On Friday night, Arcade Fire will become the first band in three years to play a show at London's historic music venue Koko.
They follow in the footsteps of Amy Winehouse, Prince, The Rolling Stones, Dave, The Clash and Lady Gaga - who have all chosen the hall for intimate, one-off shows.
The Victorian-age, multi-balconied theatre was the site of Madonna's first ever UK performance in 1983. Twenty-two years later, she returned to launch her Confessions On A Dancefloor album, with fans camping outside for one of the 2,000 exclusive tickets.
"We're really excited," says Arcade Fire guitarist Richard Reed-Parry. "Whenever you play a venue that's been host to so many incredible performers over the years, it sinks into the stage on some level."
Opened in 1900 by the famous actress Ellen Terry, Koko was originally a theatre, which hosted regular performances by Charlie Chaplin. After the Second World War, it was taken over by the BBC, who recorded live comedy by The Goon Show and Monty Python's Flying Circus there.
"It's a fairly small theatre," wrote Michael Palin in his diary. "Rather attractive... with Atlases supporting enormous mock columns and a rather luxurious intimacy about the atmosphere".
After the BBC left, it became a hang-out for punk bands like The Clash and The Jam. In 1980, it was reportedly the last venue AC/DC's Bon Scott was seen drinking at before his death from alcohol poisoning.
Two hundred cans of hairspray later, it was renamed The Camden Palace and transformed into a hot spot for the New Romantic movement. In 1983, it was voted Europe's best nightclub.
"The chemistry of the place gets hold of you and takes you to another world," one club-goer told the BBC at the time (the news report noted that the price of a pint was a "very reasonable" 90 pence).
By the time it shut its doors in March 2019 for a long-planned refurbishment, thousands of bands had graced the stage, from The Killers to The Cure.
But it was never supposed to be dark for so long.
After construction started, the concert hall was struck by a Biblical level of misfortune, with work stalled by a fire, a flood and, in the shape of Covid-19, an actual plague.
"It's been quite a big journey," says owner Olly Bengough, underplaying the severity of the situation.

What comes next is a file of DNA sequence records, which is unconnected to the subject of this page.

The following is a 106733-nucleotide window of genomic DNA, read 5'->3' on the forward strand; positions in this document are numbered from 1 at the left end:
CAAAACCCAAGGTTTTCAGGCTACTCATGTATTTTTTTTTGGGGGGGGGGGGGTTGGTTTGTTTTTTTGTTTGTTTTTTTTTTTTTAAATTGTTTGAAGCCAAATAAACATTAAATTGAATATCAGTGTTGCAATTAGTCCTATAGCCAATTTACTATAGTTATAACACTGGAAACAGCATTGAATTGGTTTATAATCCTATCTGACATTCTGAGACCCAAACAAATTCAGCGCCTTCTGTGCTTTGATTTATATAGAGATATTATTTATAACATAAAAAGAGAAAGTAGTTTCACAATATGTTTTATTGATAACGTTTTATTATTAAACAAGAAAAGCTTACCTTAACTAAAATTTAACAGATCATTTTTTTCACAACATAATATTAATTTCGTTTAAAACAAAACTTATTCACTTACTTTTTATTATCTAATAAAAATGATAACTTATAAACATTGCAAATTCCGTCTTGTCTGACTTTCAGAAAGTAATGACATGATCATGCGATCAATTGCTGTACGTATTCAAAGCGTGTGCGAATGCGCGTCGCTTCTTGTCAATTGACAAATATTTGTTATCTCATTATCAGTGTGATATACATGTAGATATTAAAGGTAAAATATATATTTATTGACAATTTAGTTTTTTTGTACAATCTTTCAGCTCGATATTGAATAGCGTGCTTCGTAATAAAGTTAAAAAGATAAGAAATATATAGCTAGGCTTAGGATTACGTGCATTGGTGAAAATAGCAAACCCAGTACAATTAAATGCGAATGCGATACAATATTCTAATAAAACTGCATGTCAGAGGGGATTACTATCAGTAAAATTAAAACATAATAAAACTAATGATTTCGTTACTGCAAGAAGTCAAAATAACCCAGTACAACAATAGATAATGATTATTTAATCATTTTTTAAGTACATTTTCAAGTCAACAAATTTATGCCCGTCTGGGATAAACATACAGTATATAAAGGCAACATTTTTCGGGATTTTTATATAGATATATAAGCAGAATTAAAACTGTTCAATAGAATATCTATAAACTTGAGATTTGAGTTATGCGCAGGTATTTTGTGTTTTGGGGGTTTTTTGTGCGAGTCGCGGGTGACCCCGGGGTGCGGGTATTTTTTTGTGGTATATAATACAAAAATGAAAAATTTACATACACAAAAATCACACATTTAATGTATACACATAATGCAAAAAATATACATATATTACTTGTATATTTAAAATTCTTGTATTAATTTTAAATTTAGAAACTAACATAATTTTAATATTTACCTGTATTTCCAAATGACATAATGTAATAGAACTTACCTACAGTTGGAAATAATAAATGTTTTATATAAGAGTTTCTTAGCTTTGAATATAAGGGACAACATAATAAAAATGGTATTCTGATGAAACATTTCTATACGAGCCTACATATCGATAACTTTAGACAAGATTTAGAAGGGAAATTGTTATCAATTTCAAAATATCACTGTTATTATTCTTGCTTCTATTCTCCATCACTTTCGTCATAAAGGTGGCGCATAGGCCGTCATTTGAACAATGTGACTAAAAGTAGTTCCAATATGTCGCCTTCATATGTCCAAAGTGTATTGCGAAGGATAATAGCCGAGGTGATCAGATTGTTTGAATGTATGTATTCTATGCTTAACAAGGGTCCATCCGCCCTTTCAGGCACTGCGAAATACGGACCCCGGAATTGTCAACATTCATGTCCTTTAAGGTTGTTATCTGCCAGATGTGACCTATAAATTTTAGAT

The fire that engulfed Koko in January 2020 melted the venue's iconic copper dome, causing millions of pounds worth of damage.
And although fire fighters doused the flames before they spread to the theatre below, Bengough was faced with 150,000 litres of water damage "which ripped through the fabric of the building and brought it to its knees".
Architect Fahmida Rahman remembers the moment a friend told her about the blaze.
"It was a Sunday evening and I was preparing to go to bed," she says. "I got a text message from a colleague with a link to a live-stream of the fire. I have to say, I was speechless."
"I almost didn't believe it was true," agrees Bengough, who was in America with his family when the news arrived. "How do you explain something like that?
In the aftermath, friends, musicians and even Camden council reached out to offer support. English Heritage and the Victorian Society also pitched in, helping to rebuild the dome with materials matching the 120-year-old originals.
"We've painstakingly reinstated every beam, truss and panel [using] photographic evidence, archival information and original surveys," says Rahman, sitting inside the dome in January.
This is something of a first: The dome was never accessible before the fire. Now, it's a cosy, wood-panelled cocktail bar, where DJs can play chill-out sets late into the night.
It's not the only change. The £70m refurbishment has transformed Koko from a thriving concert hall into a multi-storey music mecca, with seven performance spaces, a recording studio, a radio station, a jazz club, and a private member's club with its own library and a hidden speakeasy.
To facilitate this expansion, Bengough bought two buildings at the back of the venue: A piano factory dating to 1800, and The Hope & Anchor pub, a regular drinking hole for Charles Dickens.
The latter was necessary to save Koko's future: A previous developer planned to turn the pub into residential flats, which would have impinged on the venue's ability to host live music. Bengough had to challenge those plans in the High Court, which ruled Camden Council had been "significantly misled" by planning officers.
Legendary night out